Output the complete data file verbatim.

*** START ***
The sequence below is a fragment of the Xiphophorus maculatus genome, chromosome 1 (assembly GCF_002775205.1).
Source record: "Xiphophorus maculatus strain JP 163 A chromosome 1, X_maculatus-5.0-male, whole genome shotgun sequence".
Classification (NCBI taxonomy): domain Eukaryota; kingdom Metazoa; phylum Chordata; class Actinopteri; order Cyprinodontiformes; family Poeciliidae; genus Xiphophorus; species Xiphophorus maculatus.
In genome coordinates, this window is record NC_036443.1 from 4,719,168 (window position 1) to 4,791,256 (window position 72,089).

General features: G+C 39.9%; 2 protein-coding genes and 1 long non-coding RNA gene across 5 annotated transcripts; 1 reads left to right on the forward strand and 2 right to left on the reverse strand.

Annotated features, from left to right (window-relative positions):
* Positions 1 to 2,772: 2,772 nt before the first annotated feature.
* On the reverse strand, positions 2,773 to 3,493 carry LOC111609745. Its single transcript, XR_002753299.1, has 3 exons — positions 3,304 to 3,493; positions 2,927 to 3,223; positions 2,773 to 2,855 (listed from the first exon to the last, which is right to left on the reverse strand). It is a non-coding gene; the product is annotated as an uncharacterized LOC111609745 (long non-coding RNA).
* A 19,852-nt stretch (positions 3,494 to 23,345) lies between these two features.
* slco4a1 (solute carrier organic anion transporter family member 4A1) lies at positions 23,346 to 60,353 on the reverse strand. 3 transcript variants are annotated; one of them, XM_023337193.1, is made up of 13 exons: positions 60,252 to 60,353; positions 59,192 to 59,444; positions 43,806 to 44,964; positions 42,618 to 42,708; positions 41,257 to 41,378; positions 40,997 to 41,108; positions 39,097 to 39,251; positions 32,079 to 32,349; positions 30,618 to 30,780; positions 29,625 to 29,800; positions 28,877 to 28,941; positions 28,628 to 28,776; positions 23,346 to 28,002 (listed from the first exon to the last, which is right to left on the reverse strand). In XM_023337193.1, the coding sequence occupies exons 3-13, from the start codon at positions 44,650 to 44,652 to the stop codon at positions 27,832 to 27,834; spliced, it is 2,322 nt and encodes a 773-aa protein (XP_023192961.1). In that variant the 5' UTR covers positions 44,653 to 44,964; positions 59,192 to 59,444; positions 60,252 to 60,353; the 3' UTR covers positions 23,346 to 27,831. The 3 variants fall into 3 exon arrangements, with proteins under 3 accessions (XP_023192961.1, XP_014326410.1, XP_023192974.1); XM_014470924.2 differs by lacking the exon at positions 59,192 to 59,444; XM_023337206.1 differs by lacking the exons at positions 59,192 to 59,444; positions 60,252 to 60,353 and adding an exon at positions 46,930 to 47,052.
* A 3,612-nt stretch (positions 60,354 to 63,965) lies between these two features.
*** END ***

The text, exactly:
The sequence below is a fragment of the Xiphophorus maculatus genome, chromosome 1 (assembly GCF_002775205.1).
Source record: "Xiphophorus maculatus strain JP 163 A chromosome 1, X_maculatus-5.0-male, whole genome shotgun sequence".
Classification (NCBI taxonomy): domain Eukaryota; kingdom Metazoa; phylum Chordata; class Actinopteri; order Cyprinodontiformes; family Poeciliidae; genus Xiphophorus; species Xiphophorus maculatus.
In genome coordinates, this window is record NC_036443.1 from 4,719,168 (window position 1) to 4,791,256 (window position 72,089).

General features: G+C 39.9%; 2 protein-coding genes and 1 long non-coding RNA gene across 5 annotated transcripts; 1 reads left to right on the forward strand and 2 right to left on the reverse strand.

Annotated features, from left to right (window-relative positions):
* Positions 1 to 2,772: 2,772 nt before the first annotated feature.
* On the reverse strand, positions 2,773 to 3,493 carry LOC111609745. Its single transcript, XR_002753299.1, has 3 exons — positions 3,304 to 3,493; positions 2,927 to 3,223; positions 2,773 to 2,855 (listed from the first exon to the last, which is right to left on the reverse strand). It is a non-coding gene; the product is annotated as an uncharacterized LOC111609745 (long non-coding RNA).
* A 19,852-nt stretch (positions 3,494 to 23,345) lies between these two features.
* slco4a1 (solute carrier organic anion transporter family member 4A1) lies at positions 23,346 to 60,353 on the reverse strand. 3 transcript variants are annotated; one of them, XM_023337193.1, is made up of 13 exons: positions 60,252 to 60,353; positions 59,192 to 59,444; positions 43,806 to 44,964; positions 42,618 to 42,708; positions 41,257 to 41,378; positions 40,997 to 41,108; positions 39,097 to 39,251; positions 32,079 to 32,349; positions 30,618 to 30,780; positions 29,625 to 29,800; positions 28,877 to 28,941; positions 28,628 to 28,776; positions 23,346 to 28,002 (listed from the first exon to the last, which is right to left on the reverse strand). In XM_023337193.1, the coding sequence occupies exons 3-13, from the start codon at positions 44,650 to 44,652 to the stop codon at positions 27,832 to 27,834; spliced, it is 2,322 nt and encodes a 773-aa protein (XP_023192961.1). In that variant the 5' UTR covers positions 44,653 to 44,964; positions 59,192 to 59,444; positions 60,252 to 60,353; the 3' UTR covers positions 23,346 to 27,831. The 3 variants fall into 3 exon arrangements, with proteins under 3 accessions (XP_023192961.1, XP_014326410.1, XP_023192974.1); XM_014470924.2 differs by lacking the exon at positions 59,192 to 59,444; XM_023337206.1 differs by lacking the exons at positions 59,192 to 59,444; positions 60,252 to 60,353 and adding an exon at positions 46,930 to 47,052.
* A 3,612-nt stretch (positions 60,354 to 63,965) lies between these two features.